August 25, 2005

Column 2005-8-25 Brief Commentary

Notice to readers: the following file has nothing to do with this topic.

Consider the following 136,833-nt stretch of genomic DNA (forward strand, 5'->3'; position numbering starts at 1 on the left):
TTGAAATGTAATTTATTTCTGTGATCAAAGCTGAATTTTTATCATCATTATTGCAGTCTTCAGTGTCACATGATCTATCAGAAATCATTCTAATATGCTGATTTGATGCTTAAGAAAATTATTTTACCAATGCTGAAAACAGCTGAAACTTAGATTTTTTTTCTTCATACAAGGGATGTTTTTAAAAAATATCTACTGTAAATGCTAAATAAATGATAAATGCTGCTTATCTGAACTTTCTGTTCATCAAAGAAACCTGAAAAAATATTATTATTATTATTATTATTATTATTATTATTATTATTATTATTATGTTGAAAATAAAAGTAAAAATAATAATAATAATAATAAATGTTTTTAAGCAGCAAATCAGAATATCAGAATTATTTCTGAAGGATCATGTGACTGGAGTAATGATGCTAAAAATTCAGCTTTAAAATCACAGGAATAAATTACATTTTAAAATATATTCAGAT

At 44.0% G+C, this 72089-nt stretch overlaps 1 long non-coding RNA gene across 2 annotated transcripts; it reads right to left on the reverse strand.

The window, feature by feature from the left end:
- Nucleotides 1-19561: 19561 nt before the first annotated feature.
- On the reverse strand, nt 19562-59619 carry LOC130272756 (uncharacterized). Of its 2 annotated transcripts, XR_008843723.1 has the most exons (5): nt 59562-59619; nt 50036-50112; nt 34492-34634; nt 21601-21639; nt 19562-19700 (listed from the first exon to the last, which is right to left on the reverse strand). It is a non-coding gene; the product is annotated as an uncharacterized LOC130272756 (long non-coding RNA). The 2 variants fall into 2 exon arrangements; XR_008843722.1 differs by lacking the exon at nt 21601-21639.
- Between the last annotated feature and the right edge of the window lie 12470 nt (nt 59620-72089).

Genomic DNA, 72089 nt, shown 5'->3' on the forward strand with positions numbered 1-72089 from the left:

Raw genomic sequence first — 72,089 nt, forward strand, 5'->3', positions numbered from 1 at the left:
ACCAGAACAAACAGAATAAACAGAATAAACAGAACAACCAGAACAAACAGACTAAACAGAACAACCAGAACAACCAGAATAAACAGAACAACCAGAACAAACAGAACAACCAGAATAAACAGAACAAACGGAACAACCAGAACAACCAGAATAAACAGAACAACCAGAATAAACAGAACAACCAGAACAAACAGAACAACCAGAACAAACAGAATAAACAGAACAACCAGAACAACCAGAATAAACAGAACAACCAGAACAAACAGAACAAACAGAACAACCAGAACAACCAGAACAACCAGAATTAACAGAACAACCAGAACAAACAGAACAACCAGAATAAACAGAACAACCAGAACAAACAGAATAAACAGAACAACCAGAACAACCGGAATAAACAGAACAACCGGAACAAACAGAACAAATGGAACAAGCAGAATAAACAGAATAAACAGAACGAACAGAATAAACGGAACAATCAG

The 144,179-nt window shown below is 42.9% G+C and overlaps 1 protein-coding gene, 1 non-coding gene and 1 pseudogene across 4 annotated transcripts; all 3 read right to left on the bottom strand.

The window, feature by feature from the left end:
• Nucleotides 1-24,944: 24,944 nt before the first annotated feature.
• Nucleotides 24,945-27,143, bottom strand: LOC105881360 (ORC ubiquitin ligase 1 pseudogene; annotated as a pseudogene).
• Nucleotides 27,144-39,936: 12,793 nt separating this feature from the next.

Sadly, I lack the time to discuss all the problems with Brooks's latest effort, so I'm going to focus on the big picture instead. Also, in this case the big picture is extremely important, as Brooks is unveiling what will almost certainly become a common conservative tactic as the inevitable Iraq withdrawal approaches: declaring victory at the drop of a hat. Here, Brooks declares victory because a constitution has been written, or at least "exists in people's heads and in copies annotated with handwritten notes." It is worth noting that Brooks's premise is extremely flimsy, as the constitution has not yet been adopted (and given Sunni attitudes, may well not be), and even if it is it remains to be seen just how effective it can be in a country where every major political party is associated with a heavily-armed militia and political disagreements can quickly become full-fledged battles. Furthermore, it appears that the constitution will enshrine Islam as a major part of law, trampling on women's rights, and essentially split the country in three parts. This is hardly the beacon of democracy that we were promised. But the fact is that the reason why Brooks is declaring victory here is really irrelevant: desperate conservatives will likely start declaring victory whenever anything that could be interpreted as good news appears. What is really important is to point out that unless current conditions change drastically, victory in Iraq is unachievable. The administration launched this war for no good reason, didn't prepare for it, and has now almost certainly lost it, and those such as Brooks who will assert that some event suggests otherwise need to quickly disabused of any such notion. Army Major General Joseph Taluto describes the insurgency as "intrinsic" and, as noted above, political violence exists outside of the Sunni insurgency as well. Unemployment is around 50%. Power is out in Baghdad for 20 hours a day. And Iran is vying with the U.S. to express its appreciation of the new constitution. No WMD's were found. Saddam and Osama weren't best buddies after all. Neocons once derided those who said that stability should take precedence over democracy in foreign policy: now they're willing to endorse a semi-theocracy in the likely vain hope of achieving that previously mocked goal. While there are multiple scenarios in which the U.S. could declare victory in Iraq -- a perfect Jeffersonian democracy is not a requirement -- none of them have any resemblance to the reality there. It is especially galling, then, for Brooks to write that the U.S. has succeeded in Iraq. This goes beyond moving the goalposts: Brooks is busily stringing a volleyball net across the field and looking at the football as if he's never seen it before. Since achieving what they set out to accomplish is probably impossible, the administration and its cheerleaders are likely to take any hint of good news as an opportunity to declare that current conditions are actually what they wanted all along, and they must not be allowed to do so.